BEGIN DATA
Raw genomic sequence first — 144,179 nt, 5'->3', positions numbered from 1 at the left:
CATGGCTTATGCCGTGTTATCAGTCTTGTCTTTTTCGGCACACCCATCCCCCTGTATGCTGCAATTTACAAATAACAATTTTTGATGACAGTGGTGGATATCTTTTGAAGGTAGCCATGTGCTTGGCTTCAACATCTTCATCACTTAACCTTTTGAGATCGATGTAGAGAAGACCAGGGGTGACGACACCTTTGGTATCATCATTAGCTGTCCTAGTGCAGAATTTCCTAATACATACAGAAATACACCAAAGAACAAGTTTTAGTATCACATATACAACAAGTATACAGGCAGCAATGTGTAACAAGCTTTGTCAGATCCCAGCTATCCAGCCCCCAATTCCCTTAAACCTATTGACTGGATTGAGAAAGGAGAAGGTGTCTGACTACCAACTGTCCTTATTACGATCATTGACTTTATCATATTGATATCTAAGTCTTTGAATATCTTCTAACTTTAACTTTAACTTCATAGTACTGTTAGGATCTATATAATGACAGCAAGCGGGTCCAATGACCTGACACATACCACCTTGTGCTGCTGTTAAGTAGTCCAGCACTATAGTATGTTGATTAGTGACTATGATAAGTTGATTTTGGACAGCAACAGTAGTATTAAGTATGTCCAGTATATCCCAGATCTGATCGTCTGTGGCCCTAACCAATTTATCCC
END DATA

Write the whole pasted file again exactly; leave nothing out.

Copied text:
Raw genomic sequence first — 144,179 nt, 5'->3', positions numbered from 1 at the left:
CATGGCTTATGCCGTGTTATCAGTCTTGTCTTTTTCGGCACACCCATCCCCCTGTATGCTGCAATTTACAAATAACAATTTTTGATGACAGTGGTGGATATCTTTTGAAGGTAGCCATGTGCTTGGCTTCAACATCTTCATCACTTAACCTTTTGAGATCGATGTAGAGAAGACCAGGGGTGACGACACCTTTGGTATCATCATTAGCTGTCCTAGTGCAGAATTTCCTAATACATACAGAAATACACCAAAGAACAAGTTTTAGTATCACATATACAACAAGTATACAGGCAGCAATGTGTAACAAGCTTTGTCAGATCCCAGCTATCCAGCCCCCAATTCCCTTAAACCTATTGACTGGATTGAGAAAGGAGAAGGTGTCTGACTACCAACTGTCCTTATTACGATCATTGACTTTATCATATTGATATCTAAGTCTTTGAATATCTTCTAACTTTAACTTTAACTTCATAGTACTGTTAGGATCTATATAATGACAGCAAGCGGGTCCAATGACCTGACACATACCACCTTGTGCTGCTGTTAAGTAGTCCAGCACTATAGTATGTTGATTAGTGACTATGATAAGTTGATTTTGGACAGCAACAGTAGTATTAAGTATGTCCAGTATATCCCAGATCTGATCGTCTGTGGCCCTAACCAATTTATCCC